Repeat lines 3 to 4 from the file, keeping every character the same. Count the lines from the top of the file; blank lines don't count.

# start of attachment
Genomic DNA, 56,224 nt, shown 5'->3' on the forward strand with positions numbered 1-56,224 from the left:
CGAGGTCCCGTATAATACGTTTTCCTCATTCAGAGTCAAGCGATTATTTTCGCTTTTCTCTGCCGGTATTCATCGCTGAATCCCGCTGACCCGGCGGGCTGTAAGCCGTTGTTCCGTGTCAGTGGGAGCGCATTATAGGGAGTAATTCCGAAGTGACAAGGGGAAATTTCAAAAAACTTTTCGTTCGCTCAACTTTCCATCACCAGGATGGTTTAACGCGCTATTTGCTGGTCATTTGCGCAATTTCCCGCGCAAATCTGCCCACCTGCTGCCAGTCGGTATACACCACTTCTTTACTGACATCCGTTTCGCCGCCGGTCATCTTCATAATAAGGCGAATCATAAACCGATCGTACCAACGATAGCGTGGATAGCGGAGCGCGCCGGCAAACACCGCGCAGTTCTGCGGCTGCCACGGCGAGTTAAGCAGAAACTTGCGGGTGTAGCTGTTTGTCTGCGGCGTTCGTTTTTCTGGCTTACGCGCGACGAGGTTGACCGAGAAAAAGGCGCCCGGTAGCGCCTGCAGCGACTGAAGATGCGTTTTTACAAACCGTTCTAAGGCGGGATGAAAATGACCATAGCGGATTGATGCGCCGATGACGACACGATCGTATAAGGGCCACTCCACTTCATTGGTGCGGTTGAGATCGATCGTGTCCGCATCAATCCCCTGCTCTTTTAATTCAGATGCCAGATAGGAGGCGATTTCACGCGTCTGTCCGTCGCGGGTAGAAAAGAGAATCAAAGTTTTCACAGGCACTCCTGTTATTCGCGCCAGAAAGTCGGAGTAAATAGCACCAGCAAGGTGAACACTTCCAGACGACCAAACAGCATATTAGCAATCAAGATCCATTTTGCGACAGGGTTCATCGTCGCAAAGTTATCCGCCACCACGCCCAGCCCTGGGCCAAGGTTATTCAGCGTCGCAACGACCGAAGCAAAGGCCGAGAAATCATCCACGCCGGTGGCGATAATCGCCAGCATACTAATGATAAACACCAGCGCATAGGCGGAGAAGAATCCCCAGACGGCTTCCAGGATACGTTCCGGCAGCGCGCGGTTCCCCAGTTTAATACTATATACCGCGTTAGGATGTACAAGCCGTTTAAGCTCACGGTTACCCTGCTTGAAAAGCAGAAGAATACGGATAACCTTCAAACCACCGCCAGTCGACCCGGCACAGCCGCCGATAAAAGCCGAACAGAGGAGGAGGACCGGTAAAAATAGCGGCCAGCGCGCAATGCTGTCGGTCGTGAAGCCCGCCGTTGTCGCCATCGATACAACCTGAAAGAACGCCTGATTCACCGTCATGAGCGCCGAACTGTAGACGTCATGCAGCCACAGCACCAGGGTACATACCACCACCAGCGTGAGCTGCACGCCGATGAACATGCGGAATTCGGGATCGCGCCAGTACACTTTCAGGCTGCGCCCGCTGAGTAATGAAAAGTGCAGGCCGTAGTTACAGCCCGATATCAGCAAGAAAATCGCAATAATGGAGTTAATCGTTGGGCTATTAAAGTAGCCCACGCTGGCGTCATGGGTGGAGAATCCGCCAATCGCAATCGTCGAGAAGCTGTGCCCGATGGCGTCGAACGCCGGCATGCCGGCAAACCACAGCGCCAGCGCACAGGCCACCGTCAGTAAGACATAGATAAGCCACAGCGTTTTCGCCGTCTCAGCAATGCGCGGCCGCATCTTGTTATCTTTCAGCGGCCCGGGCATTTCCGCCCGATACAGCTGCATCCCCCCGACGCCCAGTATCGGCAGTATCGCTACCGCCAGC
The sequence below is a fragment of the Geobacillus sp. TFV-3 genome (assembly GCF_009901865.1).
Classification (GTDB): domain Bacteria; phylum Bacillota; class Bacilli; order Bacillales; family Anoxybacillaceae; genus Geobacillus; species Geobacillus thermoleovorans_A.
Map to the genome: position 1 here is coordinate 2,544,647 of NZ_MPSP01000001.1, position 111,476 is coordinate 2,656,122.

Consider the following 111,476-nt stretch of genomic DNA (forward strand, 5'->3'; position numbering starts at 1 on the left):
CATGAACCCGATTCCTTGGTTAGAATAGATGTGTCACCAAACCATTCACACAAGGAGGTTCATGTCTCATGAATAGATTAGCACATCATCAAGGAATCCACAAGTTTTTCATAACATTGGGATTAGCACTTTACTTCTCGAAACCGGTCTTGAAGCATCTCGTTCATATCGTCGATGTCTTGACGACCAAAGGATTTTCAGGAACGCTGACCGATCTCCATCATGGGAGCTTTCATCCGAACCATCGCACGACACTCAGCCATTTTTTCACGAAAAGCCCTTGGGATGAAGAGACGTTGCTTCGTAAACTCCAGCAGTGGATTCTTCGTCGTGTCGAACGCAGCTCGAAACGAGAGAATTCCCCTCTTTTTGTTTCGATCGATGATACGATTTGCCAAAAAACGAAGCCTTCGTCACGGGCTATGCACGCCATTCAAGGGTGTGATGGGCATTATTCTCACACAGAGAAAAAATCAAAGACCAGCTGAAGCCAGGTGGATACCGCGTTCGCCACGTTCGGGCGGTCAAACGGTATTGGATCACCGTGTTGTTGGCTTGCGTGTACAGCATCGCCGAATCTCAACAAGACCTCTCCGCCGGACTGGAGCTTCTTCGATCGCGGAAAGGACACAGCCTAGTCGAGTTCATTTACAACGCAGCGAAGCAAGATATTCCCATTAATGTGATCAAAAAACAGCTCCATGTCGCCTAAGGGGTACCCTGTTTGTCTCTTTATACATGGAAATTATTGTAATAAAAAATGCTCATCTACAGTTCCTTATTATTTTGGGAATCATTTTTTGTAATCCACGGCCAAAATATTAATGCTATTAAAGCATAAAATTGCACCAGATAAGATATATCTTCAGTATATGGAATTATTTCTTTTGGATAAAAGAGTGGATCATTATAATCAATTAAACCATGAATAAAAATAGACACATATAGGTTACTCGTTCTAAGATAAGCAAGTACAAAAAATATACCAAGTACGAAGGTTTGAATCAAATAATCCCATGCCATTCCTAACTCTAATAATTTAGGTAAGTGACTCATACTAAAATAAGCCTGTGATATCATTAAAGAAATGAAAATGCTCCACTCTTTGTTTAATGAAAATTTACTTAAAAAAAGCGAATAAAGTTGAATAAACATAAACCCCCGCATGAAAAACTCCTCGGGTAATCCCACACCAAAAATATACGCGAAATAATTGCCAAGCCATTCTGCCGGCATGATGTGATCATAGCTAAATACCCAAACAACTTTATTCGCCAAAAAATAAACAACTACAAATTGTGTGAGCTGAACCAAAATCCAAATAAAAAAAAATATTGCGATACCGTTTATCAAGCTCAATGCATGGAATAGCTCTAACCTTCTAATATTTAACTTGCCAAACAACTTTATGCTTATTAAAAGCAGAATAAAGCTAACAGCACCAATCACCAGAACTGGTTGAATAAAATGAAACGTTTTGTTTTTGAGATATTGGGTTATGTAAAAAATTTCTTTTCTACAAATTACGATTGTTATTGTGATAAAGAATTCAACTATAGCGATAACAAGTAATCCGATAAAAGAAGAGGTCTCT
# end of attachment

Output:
The sequence below is a fragment of the Geobacillus sp. TFV-3 genome (assembly GCF_009901865.1).
Classification (GTDB): domain Bacteria; phylum Bacillota; class Bacilli; order Bacillales; family Anoxybacillaceae; genus Geobacillus; species Geobacillus thermoleovorans_A.